What I want from a new Nexus 10

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Last year, Google really let loose with its Nexus line of devices, graduating from the odd phone every year or so (and the even odder tablet) to step up to a product family composed of not just one, but two different tablets. Obviously, the Nexus 7 got things started, and we just saw that first model replaced with this year’s hardware upgrade. Then in October of last year the Nexus 10 launched, and we’re similarly looking forward to learn what we might be able to expect from this year’s refresh.

For a time, looking forward to a new Nexus 10 this year was more assumption than fact, but Google head Sundar Pichai himself has reportedly been confirming the company’s intent to have Samsung deliver just such a tablet, and sometime soon.

So as this new Nexus 10 begins to take shape, I find myself wondering about some of the details of this new hardware. What could we get in terms of a display? How about a processor? There are plenty of options, so let’s take a moment to consider some of the more likely outcomes.

Room to Grow

nexus-10I think the biggest challenge we’re faced with, right out of the gate with this new Nexus 10, is that the old version was pretty darn well-equipped to start with. It has that early Exynos 5 Dual chip, bringing A15-based cores to Android, and the 2560 x 1600 display with its 300ppi pixel density gives even current-gen iPads a run for their money.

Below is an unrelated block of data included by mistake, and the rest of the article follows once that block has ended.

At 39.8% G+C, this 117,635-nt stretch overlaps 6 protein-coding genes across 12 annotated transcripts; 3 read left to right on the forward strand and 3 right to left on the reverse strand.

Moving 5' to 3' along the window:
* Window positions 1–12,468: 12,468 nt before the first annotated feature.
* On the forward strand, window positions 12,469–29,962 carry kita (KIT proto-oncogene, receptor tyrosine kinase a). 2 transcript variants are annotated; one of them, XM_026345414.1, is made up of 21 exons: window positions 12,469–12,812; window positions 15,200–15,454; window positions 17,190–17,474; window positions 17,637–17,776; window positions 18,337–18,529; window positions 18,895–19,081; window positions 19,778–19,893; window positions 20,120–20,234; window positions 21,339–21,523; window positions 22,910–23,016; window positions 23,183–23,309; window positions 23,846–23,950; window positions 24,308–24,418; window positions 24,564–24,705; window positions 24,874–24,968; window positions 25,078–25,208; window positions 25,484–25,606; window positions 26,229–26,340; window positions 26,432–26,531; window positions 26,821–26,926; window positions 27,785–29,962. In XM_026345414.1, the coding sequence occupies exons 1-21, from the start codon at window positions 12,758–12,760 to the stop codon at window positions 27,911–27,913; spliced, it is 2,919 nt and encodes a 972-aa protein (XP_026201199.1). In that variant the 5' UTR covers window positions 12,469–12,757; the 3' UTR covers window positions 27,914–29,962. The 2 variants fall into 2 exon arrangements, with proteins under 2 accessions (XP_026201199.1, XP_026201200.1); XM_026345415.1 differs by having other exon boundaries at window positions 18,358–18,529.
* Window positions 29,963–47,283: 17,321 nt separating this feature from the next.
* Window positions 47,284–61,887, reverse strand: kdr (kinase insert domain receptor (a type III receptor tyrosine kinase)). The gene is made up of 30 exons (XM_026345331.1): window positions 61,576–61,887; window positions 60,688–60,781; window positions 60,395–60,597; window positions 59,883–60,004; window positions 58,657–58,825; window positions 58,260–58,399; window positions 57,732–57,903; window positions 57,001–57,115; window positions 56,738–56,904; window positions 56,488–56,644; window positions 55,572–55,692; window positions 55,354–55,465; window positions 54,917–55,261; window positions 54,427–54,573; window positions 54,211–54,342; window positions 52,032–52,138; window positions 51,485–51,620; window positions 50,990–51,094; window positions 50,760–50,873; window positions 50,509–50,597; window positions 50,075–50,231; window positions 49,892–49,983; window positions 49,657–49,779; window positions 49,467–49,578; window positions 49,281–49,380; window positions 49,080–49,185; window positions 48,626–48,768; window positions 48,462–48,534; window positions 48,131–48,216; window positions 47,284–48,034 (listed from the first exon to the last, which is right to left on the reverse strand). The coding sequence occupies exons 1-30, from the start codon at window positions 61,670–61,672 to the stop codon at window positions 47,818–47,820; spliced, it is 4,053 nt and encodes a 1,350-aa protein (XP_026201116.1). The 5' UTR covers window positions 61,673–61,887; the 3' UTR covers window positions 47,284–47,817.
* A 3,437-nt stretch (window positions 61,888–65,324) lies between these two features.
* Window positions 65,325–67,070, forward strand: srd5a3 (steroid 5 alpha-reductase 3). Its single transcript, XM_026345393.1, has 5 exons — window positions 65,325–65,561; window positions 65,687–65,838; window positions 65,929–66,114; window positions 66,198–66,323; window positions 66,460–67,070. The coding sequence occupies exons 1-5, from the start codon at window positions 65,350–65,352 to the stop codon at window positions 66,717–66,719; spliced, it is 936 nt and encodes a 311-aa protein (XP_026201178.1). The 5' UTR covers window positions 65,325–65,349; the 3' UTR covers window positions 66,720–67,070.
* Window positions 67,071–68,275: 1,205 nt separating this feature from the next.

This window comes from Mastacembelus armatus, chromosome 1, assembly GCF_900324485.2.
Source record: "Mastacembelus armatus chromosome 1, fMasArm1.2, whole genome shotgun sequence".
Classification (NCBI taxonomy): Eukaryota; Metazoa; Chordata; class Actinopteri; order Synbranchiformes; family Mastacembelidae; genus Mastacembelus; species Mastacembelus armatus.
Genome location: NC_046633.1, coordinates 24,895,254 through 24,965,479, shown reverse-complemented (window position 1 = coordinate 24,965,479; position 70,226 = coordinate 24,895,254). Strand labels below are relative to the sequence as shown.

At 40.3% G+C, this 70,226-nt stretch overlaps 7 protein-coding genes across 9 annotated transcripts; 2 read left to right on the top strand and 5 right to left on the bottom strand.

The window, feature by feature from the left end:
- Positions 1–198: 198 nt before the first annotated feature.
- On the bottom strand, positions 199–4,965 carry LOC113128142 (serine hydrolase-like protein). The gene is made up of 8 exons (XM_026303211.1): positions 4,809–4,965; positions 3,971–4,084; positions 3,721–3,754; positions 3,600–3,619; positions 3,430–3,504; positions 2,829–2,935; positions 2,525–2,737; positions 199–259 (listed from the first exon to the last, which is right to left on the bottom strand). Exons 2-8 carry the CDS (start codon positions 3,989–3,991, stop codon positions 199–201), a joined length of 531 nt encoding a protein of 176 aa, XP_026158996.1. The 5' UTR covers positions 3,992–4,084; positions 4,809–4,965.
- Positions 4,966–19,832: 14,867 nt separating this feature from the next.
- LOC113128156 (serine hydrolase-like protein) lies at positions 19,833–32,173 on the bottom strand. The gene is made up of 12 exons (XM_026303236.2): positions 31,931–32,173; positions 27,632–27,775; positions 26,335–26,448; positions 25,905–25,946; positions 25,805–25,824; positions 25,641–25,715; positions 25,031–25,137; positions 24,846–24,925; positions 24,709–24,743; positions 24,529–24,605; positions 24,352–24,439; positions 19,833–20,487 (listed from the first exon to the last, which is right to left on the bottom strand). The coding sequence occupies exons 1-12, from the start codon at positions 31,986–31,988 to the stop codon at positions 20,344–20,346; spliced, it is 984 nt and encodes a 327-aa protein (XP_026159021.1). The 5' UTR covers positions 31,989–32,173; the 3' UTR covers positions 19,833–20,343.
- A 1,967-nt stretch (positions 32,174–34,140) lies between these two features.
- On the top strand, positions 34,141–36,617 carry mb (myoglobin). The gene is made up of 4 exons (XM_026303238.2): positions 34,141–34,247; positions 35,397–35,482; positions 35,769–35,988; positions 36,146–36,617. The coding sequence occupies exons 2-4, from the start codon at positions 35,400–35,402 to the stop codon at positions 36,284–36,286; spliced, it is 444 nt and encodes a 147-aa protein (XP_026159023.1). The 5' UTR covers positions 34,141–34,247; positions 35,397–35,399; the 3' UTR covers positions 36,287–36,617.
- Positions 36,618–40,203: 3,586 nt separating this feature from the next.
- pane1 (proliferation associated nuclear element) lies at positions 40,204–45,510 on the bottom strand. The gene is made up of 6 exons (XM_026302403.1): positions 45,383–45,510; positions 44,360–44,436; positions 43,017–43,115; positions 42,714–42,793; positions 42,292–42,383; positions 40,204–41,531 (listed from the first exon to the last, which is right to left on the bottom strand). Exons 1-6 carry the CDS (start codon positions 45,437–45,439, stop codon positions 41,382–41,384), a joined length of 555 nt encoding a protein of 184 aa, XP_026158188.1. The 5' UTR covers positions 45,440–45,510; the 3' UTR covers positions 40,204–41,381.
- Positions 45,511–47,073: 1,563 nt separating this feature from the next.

Clearly, there’s room for improvement with the SoC there, but what about the display? Will Samsung really push things even further? We’ve heard of the fantastic limits it can get to with screens like the 3200 x 1800 panel on the ATIV Q, but haven’t seen it reach such heights at this smaller 10-inch size. Maybe more than that, do we really need a higher-res panel this year?

And there’s already some evidence suggesting Samsung could top-out at 2560 x 1600 for its Android tablets – just look at the pair of models we talked about yesterday, both sporting such screens. That isn’t to say that we won’t see an improvement this year – think brightness, viewing angles, all that good stuff – but I’m neither betting on a higher-res screen, nor particularly hoping for one.

In a dream world, I’d ask Samsung to give the new Nexus 10 an OLED panel, but I think we all know that ain’t happening.

exynos_5Back to that SoC: what should we look for? I suppose the most obvious answer would be one of the new Exynos 5 Octas with the updated GPU, but I’m not so sure that’s where the Nexus 10 is heading. Remember, we didn’t see the Nexus 7 jump from a Tegra 3 to a Snapdragon 800 – the new one’s using the same old APQ8064 from last year’s Nexus 4.

Frankly, until we know a little more about how much that new Exynos will cost, and what its power consumption looks like, it’s hard to understand how it would fit into the Nexus 10 picture – I want to leave it on the table, but there are certainly other possibilities. I think a Snapdragon chip might be a real option, especially if Google is concerned with keeping the tablet’s cost down. I might offer “600,” based on the meager upgrade the new Nexus 7 saw, but 800 would be lovely.

Construction